This Time, The Dead Won't Vote!

Counting ballots of soldiers and absentees, January 24, 2013.

The Ministry of the Interior has announced special directives to make sure that the fraud and irregularities of last October's Municipal Elections, will not be repeated at the re-votes taking place in Beit Shemesh and Nazareth.

The Jerusalem and Supreme courts ordered new elections in Beit Shemesh and Nazareth, overturning the municipal election result of 20th October 2013, due to "widespread and systematic acts of fraud which was intended to change the election results".

Whereas the ballots are usually supervised by local residents and political parties, in the new elections only government employees "professionals with experience in managing the election process, from outside the city" will be used to supervise the balloting process. Furthermore, the Ministry has ordered massive police presence, to ensure that the new elections will be law-abiding.

Some of the allegations following the previous elections in Beit Shemesh were regarding the supervisors at balloting stations who may have participated in fraud and irregularities, such as by collaborating with the voter-fraud, or taking matters into their own hands by invalidating voting slips for rival candidates.

Furthermore, the Beit Shemesh electoral lists were so inaccurate and out-of-date, that many non-residents and even dead people were still registered as voters - leaving the door wide open for the voter fraud and scams.

Following the last election, residents joked that special arrangements had been made in some balloting stations so that Cohanim had solely voted in the morning, as the dead people were voting in the afternoon.

Eli Cohen, the challenging candidate for mayor, recently announced at a campaign meeting in Beit Shemesh that "this time, the dead won't vote!".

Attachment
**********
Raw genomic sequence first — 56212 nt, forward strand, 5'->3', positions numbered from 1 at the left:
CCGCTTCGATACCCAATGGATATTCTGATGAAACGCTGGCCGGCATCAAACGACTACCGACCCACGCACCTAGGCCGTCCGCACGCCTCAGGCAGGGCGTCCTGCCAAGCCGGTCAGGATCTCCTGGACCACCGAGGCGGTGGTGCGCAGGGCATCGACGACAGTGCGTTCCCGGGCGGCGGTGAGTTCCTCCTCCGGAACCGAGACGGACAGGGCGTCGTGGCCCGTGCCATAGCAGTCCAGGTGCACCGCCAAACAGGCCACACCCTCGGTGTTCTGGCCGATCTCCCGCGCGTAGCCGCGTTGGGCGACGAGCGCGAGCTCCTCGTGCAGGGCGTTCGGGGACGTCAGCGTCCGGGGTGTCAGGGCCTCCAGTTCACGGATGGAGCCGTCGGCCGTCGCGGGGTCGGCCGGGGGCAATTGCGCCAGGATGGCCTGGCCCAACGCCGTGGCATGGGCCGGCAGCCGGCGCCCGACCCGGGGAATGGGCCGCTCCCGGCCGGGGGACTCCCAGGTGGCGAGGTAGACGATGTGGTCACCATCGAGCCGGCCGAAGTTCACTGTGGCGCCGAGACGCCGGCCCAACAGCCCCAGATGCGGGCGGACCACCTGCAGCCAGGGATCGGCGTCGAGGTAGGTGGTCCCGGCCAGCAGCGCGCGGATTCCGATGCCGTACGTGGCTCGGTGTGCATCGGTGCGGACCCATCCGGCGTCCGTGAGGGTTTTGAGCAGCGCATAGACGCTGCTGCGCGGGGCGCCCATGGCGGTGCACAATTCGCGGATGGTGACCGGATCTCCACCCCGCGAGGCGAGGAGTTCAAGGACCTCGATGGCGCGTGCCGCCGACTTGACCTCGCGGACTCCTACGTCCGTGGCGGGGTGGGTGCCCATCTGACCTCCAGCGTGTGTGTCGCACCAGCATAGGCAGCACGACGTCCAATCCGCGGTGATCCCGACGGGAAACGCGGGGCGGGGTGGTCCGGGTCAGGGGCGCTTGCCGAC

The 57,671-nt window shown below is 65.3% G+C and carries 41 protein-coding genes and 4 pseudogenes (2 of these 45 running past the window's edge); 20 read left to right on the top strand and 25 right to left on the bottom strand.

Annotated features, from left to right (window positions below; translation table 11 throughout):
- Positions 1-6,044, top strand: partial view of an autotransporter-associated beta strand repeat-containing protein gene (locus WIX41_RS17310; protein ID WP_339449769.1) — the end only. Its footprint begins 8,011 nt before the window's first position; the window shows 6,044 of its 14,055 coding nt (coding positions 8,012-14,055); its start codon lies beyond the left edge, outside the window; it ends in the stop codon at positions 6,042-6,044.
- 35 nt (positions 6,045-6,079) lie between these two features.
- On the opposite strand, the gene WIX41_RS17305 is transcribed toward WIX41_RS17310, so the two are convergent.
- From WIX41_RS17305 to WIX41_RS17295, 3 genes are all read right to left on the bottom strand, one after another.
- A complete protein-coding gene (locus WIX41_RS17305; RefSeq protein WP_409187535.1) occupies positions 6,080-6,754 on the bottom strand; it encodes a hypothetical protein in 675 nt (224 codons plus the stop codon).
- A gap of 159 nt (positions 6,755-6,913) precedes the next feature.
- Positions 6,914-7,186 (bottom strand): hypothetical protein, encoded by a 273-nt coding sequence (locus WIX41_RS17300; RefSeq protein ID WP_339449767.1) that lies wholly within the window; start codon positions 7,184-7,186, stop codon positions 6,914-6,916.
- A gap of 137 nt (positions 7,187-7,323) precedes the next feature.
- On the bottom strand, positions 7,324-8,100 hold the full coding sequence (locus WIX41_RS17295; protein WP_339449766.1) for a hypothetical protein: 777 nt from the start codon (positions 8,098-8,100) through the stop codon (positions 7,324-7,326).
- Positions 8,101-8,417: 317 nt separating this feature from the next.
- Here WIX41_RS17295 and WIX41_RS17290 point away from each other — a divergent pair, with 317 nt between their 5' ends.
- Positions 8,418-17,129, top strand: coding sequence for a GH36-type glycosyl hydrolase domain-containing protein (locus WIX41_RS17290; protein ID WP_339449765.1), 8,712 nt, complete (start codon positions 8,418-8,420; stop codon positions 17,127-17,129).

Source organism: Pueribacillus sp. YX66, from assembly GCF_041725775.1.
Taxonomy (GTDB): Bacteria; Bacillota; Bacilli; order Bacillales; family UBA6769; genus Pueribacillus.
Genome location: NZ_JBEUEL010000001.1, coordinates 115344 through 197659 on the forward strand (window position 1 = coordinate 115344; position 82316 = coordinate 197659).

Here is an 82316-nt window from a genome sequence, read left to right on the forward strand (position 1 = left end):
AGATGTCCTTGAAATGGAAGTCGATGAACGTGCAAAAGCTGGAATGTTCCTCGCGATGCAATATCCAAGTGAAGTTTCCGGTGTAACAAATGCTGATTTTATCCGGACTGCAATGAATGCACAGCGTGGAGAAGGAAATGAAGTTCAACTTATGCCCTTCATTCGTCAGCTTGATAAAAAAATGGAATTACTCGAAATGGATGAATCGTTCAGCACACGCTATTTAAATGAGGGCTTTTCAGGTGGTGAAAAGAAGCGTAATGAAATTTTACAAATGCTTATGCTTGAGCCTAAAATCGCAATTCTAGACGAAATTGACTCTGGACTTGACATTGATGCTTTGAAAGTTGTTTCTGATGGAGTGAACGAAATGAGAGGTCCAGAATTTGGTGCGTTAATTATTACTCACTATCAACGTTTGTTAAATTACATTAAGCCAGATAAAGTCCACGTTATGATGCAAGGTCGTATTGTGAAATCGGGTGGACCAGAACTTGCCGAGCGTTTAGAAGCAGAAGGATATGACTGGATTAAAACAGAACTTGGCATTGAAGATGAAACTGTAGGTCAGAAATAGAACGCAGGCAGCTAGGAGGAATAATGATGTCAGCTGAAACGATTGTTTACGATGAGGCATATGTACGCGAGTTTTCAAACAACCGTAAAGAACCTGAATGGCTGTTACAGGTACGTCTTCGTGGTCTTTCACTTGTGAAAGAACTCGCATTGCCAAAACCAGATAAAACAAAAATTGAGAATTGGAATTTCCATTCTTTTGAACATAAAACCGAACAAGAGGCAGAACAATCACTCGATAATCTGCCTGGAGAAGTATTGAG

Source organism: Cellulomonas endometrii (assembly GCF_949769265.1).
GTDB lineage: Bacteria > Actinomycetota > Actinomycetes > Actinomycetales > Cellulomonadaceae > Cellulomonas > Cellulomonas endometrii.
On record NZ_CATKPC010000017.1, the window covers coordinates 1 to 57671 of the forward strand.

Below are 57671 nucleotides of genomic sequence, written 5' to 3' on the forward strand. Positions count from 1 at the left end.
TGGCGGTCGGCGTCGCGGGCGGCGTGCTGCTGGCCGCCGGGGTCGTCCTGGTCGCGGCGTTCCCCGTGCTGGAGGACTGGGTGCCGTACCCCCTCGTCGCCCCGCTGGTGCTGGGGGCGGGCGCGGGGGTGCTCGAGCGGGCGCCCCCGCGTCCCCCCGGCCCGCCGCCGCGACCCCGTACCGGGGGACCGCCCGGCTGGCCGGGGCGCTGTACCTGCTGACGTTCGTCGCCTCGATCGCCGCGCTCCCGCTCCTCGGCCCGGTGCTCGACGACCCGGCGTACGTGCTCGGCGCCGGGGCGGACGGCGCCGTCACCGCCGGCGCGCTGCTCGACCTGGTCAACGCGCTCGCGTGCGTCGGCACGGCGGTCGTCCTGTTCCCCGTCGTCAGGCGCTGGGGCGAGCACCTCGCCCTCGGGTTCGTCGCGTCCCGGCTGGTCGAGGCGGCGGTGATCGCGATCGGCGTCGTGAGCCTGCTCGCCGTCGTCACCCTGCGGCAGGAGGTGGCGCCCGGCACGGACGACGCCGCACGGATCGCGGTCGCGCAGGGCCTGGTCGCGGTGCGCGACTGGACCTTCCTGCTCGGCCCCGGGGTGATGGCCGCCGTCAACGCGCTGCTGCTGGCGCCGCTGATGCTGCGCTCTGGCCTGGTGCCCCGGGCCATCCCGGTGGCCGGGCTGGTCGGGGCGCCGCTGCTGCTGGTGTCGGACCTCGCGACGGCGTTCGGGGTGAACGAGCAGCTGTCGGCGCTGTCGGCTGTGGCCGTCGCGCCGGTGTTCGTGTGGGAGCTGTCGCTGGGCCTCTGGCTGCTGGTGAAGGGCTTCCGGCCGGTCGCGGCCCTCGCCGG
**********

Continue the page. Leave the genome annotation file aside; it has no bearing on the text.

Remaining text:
The Ministry of the Interior seems to agree.


  1. Curious how they're handling the soldier vote. All of the safeguards listed above seem appropriate, but if they can't find a way to ensure that soldiers are able to vote, my guess is that this will probably create a significant and unfair disadvantage for Cohen, and for the non-haredi parties in general.

  2. I don't understand how non-residents were included in the voter lists - does that mean people who had actually moved out but didn't yet change their address in Misrad HaPnim?

  3. According to a recent facebook post, the 2 (wow that is massive fraud) dead people that "voted" and were cited in the court papers without addresses, both happened to live in areas where Eli Cohen received 70% of the vote.

    I guess Eli will have to figure out news ways to get those votes back....

    1. Jack - given how you have criticised David for using as a source, I am astounded you quote this spurious information as if it were a fact when it is from, um, "a facebook post".

  4. please explain this:
    professionals with experience in managing the election process, from outside the city.

    since this is basically a first and in past elections it was local volunteers, where are they going to find all of these experienced people?

    1. It doesn't seem complicated.
      The Ministry of the Interior organizes national and municipal elections. This requires a vast amount of manpower, particularly on election day. Their professional staff cannot be stretched anywhere near that far, so they organize, train and supervise thousands of volunteers or employ people for the day.
      This Beit Shemesh election is a single event local election; the Ministry's professional staff will suffice.


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